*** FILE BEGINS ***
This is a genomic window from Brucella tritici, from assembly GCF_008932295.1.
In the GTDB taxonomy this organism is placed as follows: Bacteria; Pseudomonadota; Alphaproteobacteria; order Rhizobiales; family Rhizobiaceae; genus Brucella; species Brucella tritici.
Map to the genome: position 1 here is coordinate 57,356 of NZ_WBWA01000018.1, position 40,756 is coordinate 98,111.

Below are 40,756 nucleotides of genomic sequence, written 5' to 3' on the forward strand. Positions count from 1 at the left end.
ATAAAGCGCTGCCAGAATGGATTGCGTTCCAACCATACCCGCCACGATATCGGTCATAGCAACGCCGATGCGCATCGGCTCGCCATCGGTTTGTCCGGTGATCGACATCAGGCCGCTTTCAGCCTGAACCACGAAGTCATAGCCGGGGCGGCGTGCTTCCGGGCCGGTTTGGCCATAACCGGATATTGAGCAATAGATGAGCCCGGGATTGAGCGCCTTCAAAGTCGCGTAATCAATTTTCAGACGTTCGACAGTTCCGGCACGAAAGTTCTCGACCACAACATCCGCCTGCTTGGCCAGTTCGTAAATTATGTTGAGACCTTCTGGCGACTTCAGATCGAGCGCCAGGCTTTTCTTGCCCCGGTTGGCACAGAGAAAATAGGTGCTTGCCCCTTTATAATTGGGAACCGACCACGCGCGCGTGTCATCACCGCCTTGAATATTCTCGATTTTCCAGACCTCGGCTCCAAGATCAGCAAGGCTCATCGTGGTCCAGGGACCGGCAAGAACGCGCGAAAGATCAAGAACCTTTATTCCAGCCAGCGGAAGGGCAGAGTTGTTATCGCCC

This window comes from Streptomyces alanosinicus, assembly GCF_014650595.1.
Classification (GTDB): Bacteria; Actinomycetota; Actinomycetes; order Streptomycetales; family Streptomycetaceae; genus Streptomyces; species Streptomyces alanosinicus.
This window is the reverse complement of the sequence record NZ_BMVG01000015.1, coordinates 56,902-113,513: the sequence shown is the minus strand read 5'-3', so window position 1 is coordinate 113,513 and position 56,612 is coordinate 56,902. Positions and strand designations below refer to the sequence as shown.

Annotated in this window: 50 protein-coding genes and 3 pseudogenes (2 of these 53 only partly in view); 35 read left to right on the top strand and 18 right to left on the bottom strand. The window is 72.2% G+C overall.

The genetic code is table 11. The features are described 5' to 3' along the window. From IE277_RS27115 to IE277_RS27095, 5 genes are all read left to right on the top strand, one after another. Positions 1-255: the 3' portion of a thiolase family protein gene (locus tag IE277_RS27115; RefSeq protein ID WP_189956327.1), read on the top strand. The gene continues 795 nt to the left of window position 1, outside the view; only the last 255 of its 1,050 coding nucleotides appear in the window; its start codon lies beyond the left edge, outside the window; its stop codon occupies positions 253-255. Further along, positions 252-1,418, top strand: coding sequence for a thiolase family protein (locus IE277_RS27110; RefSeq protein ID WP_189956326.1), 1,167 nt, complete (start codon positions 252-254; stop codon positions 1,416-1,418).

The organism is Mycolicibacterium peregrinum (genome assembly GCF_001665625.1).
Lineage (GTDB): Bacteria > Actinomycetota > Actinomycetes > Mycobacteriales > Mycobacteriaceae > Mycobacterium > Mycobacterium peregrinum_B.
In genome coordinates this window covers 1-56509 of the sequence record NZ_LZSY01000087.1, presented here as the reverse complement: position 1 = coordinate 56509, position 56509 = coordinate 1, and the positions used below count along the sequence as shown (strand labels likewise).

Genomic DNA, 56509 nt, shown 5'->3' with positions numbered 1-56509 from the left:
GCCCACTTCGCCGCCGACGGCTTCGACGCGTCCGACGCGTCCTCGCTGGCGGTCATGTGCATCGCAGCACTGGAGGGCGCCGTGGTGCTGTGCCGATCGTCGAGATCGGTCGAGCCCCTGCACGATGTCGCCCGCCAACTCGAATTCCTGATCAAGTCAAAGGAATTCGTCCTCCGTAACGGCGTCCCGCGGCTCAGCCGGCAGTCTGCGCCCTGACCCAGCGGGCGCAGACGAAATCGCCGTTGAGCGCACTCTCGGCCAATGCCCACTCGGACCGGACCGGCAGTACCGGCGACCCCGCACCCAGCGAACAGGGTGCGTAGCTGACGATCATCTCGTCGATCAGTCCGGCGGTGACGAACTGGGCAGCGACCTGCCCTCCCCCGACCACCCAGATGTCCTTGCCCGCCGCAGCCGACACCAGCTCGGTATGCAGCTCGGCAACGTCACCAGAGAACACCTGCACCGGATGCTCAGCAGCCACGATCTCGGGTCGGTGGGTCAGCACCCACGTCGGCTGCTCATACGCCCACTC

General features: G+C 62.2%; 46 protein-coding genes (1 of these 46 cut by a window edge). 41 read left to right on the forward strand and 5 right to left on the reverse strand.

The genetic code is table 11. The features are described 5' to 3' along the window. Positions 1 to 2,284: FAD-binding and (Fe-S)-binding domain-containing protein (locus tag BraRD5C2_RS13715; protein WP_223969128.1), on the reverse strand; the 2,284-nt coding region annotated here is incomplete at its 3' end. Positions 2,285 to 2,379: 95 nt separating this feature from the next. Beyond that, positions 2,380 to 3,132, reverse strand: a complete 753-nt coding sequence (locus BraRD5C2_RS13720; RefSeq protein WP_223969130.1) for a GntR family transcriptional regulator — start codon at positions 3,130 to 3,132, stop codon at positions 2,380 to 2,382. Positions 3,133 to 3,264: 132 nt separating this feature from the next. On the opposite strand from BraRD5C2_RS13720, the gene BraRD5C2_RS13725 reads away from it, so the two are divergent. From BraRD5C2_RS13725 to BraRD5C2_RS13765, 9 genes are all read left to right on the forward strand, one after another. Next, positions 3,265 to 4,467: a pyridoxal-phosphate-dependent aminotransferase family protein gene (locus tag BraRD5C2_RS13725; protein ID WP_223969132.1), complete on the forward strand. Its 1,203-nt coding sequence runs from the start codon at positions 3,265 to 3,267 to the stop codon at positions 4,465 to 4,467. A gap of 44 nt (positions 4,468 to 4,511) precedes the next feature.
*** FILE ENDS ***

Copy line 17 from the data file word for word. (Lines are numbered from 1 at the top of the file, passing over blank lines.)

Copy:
The genetic code is table 11. The features are described 5' to 3' along the window. Positions 1 to 2,284: FAD-binding and (Fe-S)-binding domain-containing protein (locus tag BraRD5C2_RS13715; protein WP_223969128.1), on the reverse strand; the 2,284-nt coding region annotated here is incomplete at its 3' end. Positions 2,285 to 2,379: 95 nt separating this feature from the next. Beyond that, positions 2,380 to 3,132, reverse strand: a complete 753-nt coding sequence (locus BraRD5C2_RS13720; RefSeq protein WP_223969130.1) for a GntR family transcriptional regulator — start codon at positions 3,130 to 3,132, stop codon at positions 2,380 to 2,382. Positions 3,133 to 3,264: 132 nt separating this feature from the next. On the opposite strand from BraRD5C2_RS13720, the gene BraRD5C2_RS13725 reads away from it, so the two are divergent. From BraRD5C2_RS13725 to BraRD5C2_RS13765, 9 genes are all read left to right on the forward strand, one after another. Next, positions 3,265 to 4,467: a pyridoxal-phosphate-dependent aminotransferase family protein gene (locus tag BraRD5C2_RS13725; protein ID WP_223969132.1), complete on the forward strand. Its 1,203-nt coding sequence runs from the start codon at positions 3,265 to 3,267 to the stop codon at positions 4,465 to 4,467. A gap of 44 nt (positions 4,468 to 4,511) precedes the next feature.